1 reason that trumps all the 10,000 reasons and will relegate the iPhone into a niche market: OPENNESS
    The reason that made the Apple Macs stay in the single number market share size for the past 25 years will eventually hit the iPhone “a lock-in platform”.
    Google’s Android will soon be running everything and anything. Even Nokia will eventually give up Symbian, and embrace Android. Just take a look at the Open Handset Alliance member list, guess what? there isn’t any major handset manufacturer that isn’t a member.

  4. Humeid Says:


    Android could be indeed a game changer. But its late. This multiplicity of manufacturers might also be a hindrance, not a help. Too many hardware platforms and form factors to cover will dilute the focus of the OS.

    The iPod marketshare has been holding up nicely despite and endless swarm of competitors.

    The Mac is gaining market share. Yes even after 25 years. That’s pretty amazing in my opinion.

    The overall user experience of the iPhone is a real winner. The better user experience is winning over all these new Mac customers and has made the iPod ubiquitous.

    User experience and brand are key determining factors. Nokia understands this but seems to be unable to do much about the jumble it has created over the years.

    Let’s also see if Android can manage to become a meaningful brand in the 2009. So far it is confined to tech-heads.

  5. Pastafarian Says:

    Hello Humeid,

    I think its much too early in the game to say that Android has been late, far from it. The smartphone market size is still in its birth phase and growing, and rapidly at that. It would have been late if the market was saturated, much like the digital music player market which is dominated by the iPod. Even Apple realizes that the iPod is dead, everyone has one, so now what? Colorful ones! And the only true competitor for the iPod is Sandisk, since they compete on price and there’s nothing in that market to compete for anymore besides price.

    The “one Apple fits all” product lineup will not work for mobile phones. The multiplicity of manufacturers is a strength, much like the hardware commoditization of the PC birth phase that forced Apple into being a niche. If you look at the list of members of OHA there are new comers to the mobile phone market, like Kogan and Huawei, and some have explicitly announced that they will have handsets ready by 2009. That should scare Nokia, Moto and SE more than Apple would.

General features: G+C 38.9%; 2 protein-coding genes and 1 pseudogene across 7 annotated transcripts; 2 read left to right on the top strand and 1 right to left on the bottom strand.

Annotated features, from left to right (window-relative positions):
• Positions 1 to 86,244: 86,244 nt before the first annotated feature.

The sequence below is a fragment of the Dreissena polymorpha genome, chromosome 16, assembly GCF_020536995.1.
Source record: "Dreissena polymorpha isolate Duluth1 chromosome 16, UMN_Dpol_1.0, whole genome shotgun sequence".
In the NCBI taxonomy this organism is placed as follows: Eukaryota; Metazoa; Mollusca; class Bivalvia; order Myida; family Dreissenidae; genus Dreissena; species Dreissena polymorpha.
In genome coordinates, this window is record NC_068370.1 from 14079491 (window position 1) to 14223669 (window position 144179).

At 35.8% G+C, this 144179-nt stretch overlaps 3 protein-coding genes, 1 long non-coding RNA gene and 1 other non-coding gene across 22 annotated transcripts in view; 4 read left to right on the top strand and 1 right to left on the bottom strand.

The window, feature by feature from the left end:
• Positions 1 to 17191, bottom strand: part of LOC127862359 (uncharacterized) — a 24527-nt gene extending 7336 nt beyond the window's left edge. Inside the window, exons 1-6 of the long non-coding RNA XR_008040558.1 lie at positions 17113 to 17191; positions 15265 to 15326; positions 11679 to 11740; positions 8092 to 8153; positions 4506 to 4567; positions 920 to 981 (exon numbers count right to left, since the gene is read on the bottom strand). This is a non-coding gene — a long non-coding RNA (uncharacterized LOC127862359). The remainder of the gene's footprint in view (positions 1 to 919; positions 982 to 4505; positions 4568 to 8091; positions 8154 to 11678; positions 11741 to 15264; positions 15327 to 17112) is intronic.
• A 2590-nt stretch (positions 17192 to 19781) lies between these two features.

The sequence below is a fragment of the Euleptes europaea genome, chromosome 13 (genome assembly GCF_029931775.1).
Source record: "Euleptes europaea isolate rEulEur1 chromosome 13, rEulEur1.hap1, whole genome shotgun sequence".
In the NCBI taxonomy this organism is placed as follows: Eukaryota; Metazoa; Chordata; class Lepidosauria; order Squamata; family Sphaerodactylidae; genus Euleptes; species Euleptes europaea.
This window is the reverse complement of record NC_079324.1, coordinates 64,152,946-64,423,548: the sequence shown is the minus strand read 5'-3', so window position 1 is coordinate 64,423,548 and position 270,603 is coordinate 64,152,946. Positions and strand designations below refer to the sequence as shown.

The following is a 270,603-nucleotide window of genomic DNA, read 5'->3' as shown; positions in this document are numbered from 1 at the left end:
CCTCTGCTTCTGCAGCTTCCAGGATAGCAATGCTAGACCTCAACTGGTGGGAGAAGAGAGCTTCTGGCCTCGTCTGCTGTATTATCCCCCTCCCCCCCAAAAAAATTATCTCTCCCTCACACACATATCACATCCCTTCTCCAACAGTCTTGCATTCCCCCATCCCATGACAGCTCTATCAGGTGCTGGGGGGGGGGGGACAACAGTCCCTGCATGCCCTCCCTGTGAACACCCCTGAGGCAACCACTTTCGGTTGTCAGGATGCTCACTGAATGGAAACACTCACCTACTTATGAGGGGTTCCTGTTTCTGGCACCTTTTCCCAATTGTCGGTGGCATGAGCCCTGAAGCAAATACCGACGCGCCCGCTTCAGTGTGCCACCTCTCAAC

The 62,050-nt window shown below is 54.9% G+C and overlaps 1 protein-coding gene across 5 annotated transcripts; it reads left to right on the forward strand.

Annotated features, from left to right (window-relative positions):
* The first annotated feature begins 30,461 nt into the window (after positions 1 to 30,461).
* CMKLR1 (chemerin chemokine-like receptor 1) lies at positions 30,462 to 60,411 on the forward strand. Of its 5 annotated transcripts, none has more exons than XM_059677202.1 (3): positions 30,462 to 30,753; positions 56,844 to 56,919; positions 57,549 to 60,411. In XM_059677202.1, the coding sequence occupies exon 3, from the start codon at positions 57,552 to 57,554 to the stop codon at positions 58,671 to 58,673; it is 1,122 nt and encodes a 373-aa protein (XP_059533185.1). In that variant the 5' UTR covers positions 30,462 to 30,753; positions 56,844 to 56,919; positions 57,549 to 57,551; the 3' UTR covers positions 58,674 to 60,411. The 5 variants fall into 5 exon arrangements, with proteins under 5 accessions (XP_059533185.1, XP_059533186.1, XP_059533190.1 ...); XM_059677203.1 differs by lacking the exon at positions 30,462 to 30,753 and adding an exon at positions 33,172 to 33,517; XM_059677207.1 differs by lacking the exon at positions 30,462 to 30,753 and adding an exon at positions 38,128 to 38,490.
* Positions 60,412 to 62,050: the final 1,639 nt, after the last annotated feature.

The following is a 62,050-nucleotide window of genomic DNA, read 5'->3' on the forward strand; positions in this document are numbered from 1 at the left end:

I would say Android is slow in its uptake, and 2010 would be a better year than 2009 for it to really be ubiquitous. I think eventually we would have three platforms, the iPhone, Windows, and the ubiquitous Android. Android will not have a snazzy interface as the iPhone, but it will be “good enough” and will have more selection of applications for it since it is “open”. And “good enough” and cheap is what most people want, take a look at Windows. Windows does not have the best GUI, Apple does, nor is it the most stable/most secure, Linux is, but 90% of desktops run it because its “good enough”.

    The Android brand will only attract tech-heads for ever, and that it should. Most people don’t know what Symbian is when they pick up a Nokia/Moto/SE handset why should Android matter? Eventually Moto/SE will advertise Android, just because “Android runs this/that application”. As your post points out, applications are the key determining factors for this new platform.

    I only fear that Nokia would be too late to jump on the Android bandwagon, they are pushing Symbian too much and that would be their own undoing. Even Maemo won’t be good enough for Nokia to get into this game.

  6. r00t Says:

    I don’t want motorola…! I want Nokia!

  7. Hani Obaid Says:

    and yet there are thousands of Symbiant applications too.

    Still I think the number of applications is as good a measure of popularity as sales figures.

    We’ll see what happens now that N97 and storm are out particularly since Nokia has historically made it much simpler for developers or anyone really to create new applications compared to Apple’s dictatorial application approval policies.

  8. Symbian Blogger Says:

    I found your blog on google and read a few of your other posts. I just added you to my Google News Reader. Keep up the good work. Look forward to reading more from you in the future.